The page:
Carry You Home (Carry Your Heart #2)

BOOK: Carry You Home (Carry Your Heart #2)
9.82Mb size Format: txt, pdf, ePub




Part One

Chapter One - Positive

Chapter Two - Timing Is Everything

Chapter Three - Sit Down, Part One

Chapter Four - Sit Down, Part Two

Chapter Five - Baby Momma Drama

Chapter Six - Haunted

Chapter Seven - Invasion

Chapter Eight - Outlaw Justice

Chapter Nine - Worth The Wait

Chapter Ten - Sit Down, Part Three

Chapter Eleven - Recon

Chapter Twelve - Clean-Up

Chapter Thirteen - On Call

Chapter Fourteen - Commitment

Chapter Fifteen - Coup de Grâce

Chapter Sixteen - Blowback

Chapter Seventeen - Cancelled

Chapter Eighteen - Interstice

Chapter Nineteen - Fickle Fortune

Part Two

Chapter Twenty - No Direction Home

Chapter Twenty-One - Ghosts

Chapter Twenty-Two - Familiar Territory

Chapter Twenty-Three - Word Vomit

Chapter Twenty-Four - Lighting Fires

Chapter Twenty-Five - The Point of No Return

Chapter Twenty-Six - A Better Day

Chapter Twenty-Seven - Cosmic Love

Chapter Twenty-Eight - I Got You

Chapter Twenty-Nine - Push-Back

Chapter Thirty - Okay

Chapter Thirty-One - Finally

Chapter Thirty-Two - i fear no fate

Chapter Thirty-Three - Best Laid Plans

Chapter Thirty-Four - Death Rattle

Chapter Thirty-Five - Carry You Home


About the Author



Copyright © 2016 K. Ryan

All rights reserved.

Cover Design by Paper and Sage

This is a work of fiction. All of the characters, organizations, places, and events portrayed in this novel are fictitious in every regard. Any similarities to actual events and persons, living or dead, are purely coincidental.

No part of this book may be reproduced in any form, including Internet usage, without permission in writing from the author. The only exception is by a reviewer, who may quote short excerpts in a review.

Any trademarks, product names, or named features are only used in reference and are assumed to be property of their respective owners.

For my first readers. You know who you are. Thank you so much.


Hey Iz,

I honestly have no idea if you've been getting my letters. I think I just want to believe you're reading them, so I just keeping writing. It's weird being in here, where time pretty much stands still, and knowing that life just keeps going on without you. Honestly, writing these letters to you is the only thing that keeps me sane. The only thing that makes me feel normal. The only thing that makes me feel close to you.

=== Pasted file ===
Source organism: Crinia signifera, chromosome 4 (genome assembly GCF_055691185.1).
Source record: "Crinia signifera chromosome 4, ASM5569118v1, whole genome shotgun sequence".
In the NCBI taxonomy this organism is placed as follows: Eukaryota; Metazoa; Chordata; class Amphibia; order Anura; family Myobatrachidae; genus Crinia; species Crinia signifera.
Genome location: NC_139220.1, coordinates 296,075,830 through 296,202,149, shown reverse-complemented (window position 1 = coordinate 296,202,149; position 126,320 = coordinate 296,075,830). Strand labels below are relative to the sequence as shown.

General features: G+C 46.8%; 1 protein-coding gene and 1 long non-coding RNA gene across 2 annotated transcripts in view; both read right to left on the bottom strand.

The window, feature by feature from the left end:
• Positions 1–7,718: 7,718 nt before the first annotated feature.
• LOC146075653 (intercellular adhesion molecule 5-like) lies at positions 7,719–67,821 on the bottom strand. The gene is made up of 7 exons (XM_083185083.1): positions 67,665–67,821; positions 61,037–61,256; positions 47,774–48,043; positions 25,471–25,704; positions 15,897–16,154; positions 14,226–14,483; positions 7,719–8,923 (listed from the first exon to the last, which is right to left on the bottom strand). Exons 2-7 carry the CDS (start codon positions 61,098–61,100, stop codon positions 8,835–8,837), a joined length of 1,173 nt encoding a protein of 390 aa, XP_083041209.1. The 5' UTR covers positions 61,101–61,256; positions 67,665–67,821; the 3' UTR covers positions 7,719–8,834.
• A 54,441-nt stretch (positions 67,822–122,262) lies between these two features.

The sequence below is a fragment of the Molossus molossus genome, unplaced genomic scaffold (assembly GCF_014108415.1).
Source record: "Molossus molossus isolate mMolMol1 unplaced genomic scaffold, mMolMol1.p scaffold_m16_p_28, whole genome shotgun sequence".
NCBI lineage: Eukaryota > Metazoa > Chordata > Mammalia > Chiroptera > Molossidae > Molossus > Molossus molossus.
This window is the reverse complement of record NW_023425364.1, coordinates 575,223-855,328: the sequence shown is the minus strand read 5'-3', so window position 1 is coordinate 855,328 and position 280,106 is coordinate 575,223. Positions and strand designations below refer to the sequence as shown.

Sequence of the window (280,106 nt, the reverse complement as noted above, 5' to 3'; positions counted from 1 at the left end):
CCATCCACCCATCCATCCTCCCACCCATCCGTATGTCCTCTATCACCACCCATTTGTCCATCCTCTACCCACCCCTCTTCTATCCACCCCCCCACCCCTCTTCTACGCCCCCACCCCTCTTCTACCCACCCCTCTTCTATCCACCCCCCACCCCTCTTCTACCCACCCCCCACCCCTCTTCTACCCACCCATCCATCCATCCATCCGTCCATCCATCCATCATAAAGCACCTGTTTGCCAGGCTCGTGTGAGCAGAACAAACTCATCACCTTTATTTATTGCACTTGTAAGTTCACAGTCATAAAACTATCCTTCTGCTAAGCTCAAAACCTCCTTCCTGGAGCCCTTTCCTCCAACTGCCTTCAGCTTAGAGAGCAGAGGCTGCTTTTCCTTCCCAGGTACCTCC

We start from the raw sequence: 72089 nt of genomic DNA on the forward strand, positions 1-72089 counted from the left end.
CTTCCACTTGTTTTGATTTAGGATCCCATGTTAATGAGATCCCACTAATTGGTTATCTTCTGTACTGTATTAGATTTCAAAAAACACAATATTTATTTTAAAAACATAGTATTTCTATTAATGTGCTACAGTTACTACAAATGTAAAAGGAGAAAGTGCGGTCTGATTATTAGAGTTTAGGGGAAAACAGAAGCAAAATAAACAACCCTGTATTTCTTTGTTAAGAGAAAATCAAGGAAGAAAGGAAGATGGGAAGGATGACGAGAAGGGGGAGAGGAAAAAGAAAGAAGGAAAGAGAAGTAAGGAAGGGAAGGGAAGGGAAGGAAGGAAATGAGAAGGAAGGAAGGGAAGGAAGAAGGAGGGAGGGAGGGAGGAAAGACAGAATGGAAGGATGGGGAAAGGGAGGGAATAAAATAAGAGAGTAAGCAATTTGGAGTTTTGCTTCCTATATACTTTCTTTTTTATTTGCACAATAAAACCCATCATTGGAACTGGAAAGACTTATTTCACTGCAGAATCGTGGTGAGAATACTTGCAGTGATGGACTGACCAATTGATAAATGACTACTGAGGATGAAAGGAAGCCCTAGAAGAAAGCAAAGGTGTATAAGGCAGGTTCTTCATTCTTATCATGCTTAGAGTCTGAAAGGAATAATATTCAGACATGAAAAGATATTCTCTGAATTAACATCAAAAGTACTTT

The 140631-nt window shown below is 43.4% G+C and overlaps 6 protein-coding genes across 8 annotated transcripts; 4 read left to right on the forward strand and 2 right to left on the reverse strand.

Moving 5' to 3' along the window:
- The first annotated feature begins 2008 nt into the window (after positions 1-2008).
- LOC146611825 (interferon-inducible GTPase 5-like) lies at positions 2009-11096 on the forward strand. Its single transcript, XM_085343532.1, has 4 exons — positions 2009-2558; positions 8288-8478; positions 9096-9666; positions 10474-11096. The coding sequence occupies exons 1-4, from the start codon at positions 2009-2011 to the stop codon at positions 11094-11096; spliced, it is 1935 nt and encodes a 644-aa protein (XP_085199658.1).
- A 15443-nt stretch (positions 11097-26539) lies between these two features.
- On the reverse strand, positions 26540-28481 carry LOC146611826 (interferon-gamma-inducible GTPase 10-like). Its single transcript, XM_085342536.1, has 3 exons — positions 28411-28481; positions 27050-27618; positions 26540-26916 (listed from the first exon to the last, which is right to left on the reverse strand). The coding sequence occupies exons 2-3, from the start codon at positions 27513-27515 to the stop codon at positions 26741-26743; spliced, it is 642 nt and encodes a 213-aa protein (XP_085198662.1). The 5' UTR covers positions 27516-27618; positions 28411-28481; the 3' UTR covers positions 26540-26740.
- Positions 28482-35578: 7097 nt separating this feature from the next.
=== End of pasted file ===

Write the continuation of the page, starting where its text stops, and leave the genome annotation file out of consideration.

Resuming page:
If you're not reading this, I guess I can't blame you. If I were you, I don't know if I'd be reading this either. I'm such an idiot, Iz. I know I'll never be able to say that enough. I don't deserve you and I deserve to be exactly where I am. Hell, I'm not even worth this piece of paper I'm writing on right now. I'm kinda surprised they even gave me a pencil.

I miss you, Iz. I miss your smile. I miss your laugh. I miss the way you always bite down on your bottom lip when you get nervous. I miss how soft your hair is when I touch it. I miss your lips. I miss your eyes. I miss the way you used to look at me. I miss everything, Iz.

I wish you would visit, but I get why you won't. I wouldn't want to visit me either. I think if we could see each other face to face, maybe we'd be able to talk this through, and I'd be able to explain better than I've been able to in my letters.  You know I'm shit with words, but this is all I've got right now. I wish there was another way I could reach out to you, to talk to you, but since you won't take my calls and you won't visit, you're just going to have to get used to me sending you these letters.

I know what I did. I know how much I hurt you, but I'm not going to give up.

Love you always,


Part One

"Wisely and slow,/They stumble that run fast."

Romeo and Juliet
, II iii



Swirl. Tap. Pull. Twirl. Repeat.

Why was that so hard?

It wasn't.